The option is simply -S (uppercase) and -v for full info (as in, which dylib the symbol is in). For nm, that -v is -m. Unlike dyldinfo, the options aren't compatible.
What's really useful here is the quick scriptability, like if you're looking for a particular symbol across many binaries:
Well, not quick, maybe (it grows on you), but certainly efficient.
(Luca, I'm working on getting that symlink issue so you can ln -s ......jtool /usr/bin/nm :-)
Code Signing Options
Code signing options are, IMHO, the 2nd most useful feature of JTool. With iOS security revolving around code signatures and entitlements, it's important to have a way to quickly determine what given entitlements a binary possesses and how it is signed. OS X has codesign(1), but I find it crude (at best) - and what more there's no port to iOS, where it's really necessary.
The --sig option allows you to validate or display a code signature. With no more arguments, it will display the signature blobs, and perform silent validation:
As usual, -v will be more verbose, dumping more detail about the sub-blobs (specifically, offsets) as well as every page hash in the CodeDirectory (including special slots, if any):
jtool will usually find the special slot resources automatically, but if not, you might want to help a little by specifying --appdir
If you want to examine the entitlements claimed by a binary, all it takes it --ent. Same as codesign -d --ent, but more accurate, because the latter also presents the blob header (as junk <FA><DE>qq^@^@)^S):
Once again, this is designed with shell scripting and grep(1) in mind, so you can do a for file in /usr/libexec/*; do jtool --ent $file; done or other pattern, to get all those undocumented entitlements used by Apple all over the place (I'm also in the process of compiling those into a database I'll share freely when I'm done).
The --sign option is an option I've had for a long time internally, and finally released. It is meant to self-sign binaries much in the same way as Saurik's ldid. As with ldid, you can specify an entitlements file to be inserted (using --ent filename). The result is designed to be indistinguishable, once you get past the (temporary) warning/disclaimer:
There's a reason why that warning is there, and why the default is to write out to an out.bin, rather than in-place - code signatures are a risky business, and may be hard or impossible to reproduce if lost. Be warned.
Rather than using codesign(1) or codesign_allocate(1) internally, jtool performs the entire sequence step by step, so you can see for yourself how code signing ensues - using JDEBUG=1:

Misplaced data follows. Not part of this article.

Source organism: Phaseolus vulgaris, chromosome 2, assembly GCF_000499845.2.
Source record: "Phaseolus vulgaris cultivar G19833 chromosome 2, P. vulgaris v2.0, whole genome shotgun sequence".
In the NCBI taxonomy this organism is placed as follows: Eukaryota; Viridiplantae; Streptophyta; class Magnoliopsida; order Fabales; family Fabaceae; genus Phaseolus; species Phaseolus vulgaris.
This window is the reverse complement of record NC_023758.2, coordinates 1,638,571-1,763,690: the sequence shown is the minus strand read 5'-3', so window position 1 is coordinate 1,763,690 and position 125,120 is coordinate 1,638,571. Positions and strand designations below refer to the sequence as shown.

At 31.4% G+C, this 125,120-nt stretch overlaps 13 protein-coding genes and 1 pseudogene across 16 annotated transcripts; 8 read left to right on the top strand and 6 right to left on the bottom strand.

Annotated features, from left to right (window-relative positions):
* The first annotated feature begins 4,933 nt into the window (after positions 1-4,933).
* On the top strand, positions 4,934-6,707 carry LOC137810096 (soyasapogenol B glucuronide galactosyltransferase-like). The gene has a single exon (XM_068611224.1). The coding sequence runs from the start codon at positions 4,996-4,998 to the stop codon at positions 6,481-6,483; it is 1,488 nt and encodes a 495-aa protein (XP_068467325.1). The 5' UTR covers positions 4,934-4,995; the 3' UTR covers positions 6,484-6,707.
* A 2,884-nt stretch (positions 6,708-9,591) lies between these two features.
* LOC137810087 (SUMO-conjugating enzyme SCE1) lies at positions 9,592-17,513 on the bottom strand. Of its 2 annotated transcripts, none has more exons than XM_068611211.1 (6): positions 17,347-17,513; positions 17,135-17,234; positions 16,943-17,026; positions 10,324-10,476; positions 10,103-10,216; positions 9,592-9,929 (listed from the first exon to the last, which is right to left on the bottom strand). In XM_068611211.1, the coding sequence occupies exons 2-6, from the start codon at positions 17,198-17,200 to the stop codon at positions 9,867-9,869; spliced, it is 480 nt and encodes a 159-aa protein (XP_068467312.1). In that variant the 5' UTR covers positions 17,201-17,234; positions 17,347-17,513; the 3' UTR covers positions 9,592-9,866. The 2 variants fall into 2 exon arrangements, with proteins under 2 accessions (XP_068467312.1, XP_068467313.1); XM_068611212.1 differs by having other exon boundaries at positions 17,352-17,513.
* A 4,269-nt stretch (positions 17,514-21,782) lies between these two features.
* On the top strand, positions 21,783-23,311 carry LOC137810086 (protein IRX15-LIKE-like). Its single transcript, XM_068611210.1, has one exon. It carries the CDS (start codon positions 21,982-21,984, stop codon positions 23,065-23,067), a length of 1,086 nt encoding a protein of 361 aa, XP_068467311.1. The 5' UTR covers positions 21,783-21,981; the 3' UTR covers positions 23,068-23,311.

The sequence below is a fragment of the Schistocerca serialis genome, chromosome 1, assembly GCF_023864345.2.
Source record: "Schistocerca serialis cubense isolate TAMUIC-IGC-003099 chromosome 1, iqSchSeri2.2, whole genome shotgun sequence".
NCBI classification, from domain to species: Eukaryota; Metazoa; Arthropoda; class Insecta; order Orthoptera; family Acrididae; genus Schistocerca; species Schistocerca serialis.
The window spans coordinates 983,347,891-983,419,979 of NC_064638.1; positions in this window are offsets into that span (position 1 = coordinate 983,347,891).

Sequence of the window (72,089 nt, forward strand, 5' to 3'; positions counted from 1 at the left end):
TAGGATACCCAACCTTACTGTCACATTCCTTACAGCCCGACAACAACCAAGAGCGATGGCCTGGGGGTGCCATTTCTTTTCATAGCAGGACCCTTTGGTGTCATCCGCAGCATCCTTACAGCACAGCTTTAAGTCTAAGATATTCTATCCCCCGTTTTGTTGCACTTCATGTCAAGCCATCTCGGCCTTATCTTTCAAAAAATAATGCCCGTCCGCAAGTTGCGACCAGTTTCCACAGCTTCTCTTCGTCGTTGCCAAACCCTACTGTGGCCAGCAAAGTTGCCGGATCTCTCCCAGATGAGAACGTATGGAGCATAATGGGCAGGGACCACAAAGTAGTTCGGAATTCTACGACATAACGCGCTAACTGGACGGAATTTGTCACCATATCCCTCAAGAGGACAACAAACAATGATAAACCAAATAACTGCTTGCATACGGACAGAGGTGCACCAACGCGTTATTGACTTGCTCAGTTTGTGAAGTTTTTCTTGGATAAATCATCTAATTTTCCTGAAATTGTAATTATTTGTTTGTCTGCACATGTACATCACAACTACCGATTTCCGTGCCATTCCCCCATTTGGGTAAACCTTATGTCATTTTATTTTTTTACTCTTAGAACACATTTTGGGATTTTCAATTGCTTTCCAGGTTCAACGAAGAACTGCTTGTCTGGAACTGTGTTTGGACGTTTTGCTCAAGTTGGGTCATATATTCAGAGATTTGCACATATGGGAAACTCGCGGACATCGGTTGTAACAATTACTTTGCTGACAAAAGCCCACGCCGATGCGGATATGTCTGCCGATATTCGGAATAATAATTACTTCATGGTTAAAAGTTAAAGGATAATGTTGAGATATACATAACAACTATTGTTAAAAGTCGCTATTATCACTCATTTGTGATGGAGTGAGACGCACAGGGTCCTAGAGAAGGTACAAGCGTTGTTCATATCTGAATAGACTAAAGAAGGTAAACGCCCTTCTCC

DYLD Shared Caches
Apple prelinks most dylibs and plugins into a "Shared Library Cache". The SLC is located in /var/db/dyld (OS X) and /System/Library/Caches/com.apple.dyld (iOS). The OS X cache also has a "map", but the iOS one doesn't have a map.
In iOS, there are no free floating dylibs - it's all in the cache. This makes caches very important, and there are quite a few "decaching" tools. JTool doesn't offer comprehensive support, only the stuff I find useful. In particular:
Jtool can easily decache files - simply use -e dylib on a cache file to get your dylib. Note that the extracted dylib will be big - circa 50MB - because JTool does not deconstruct the merged __LINKEDIT segment.
But why extract??? A key feature of Jtool that other decachers do not have, is its ability to work on a dylib while still in the cache! This not only saves you disk space, but also allows you to see how cached dylibs interact with eachother (e.g. cross dylib calls). To use this feature, simply specify ":" as a delimiter between the cache and the dylib name. All the standard features (e.g. -l, -S, etc), work, but the really useful feature is -d. For example:
jtool now recognizes objective-C. Use "-d objc" to get a list of classes:
Using -v here will actually reverse the classes, a la classdump-Z, though with a bit more detail, and - as usual - color :-). You can also specify a classname as the argument to -d, and jtool is smart enough to figure out you want to reverse it:
(Yes, I know that the protocols aren't demangled yet - I'm working on that)
AND you can then use -d to get to a particular method. To get buy the horrid +/-/[/spaces, you can use C++ like syntax:
Note that this is done by reconstructing the classes without linking with Apple's Objective-C library so it also works on the Linux version! However, because I do the class walking by myself it might be A) still a bit slow (Springboard is a prime example, with countless classes) and B) possibly buggy. You can use NOOBJC=1 to disable objective-c, but please let me know if you encounter bugs here.
Darn Cool Options
MIG Detection (v0.98.9999 02/02/2016)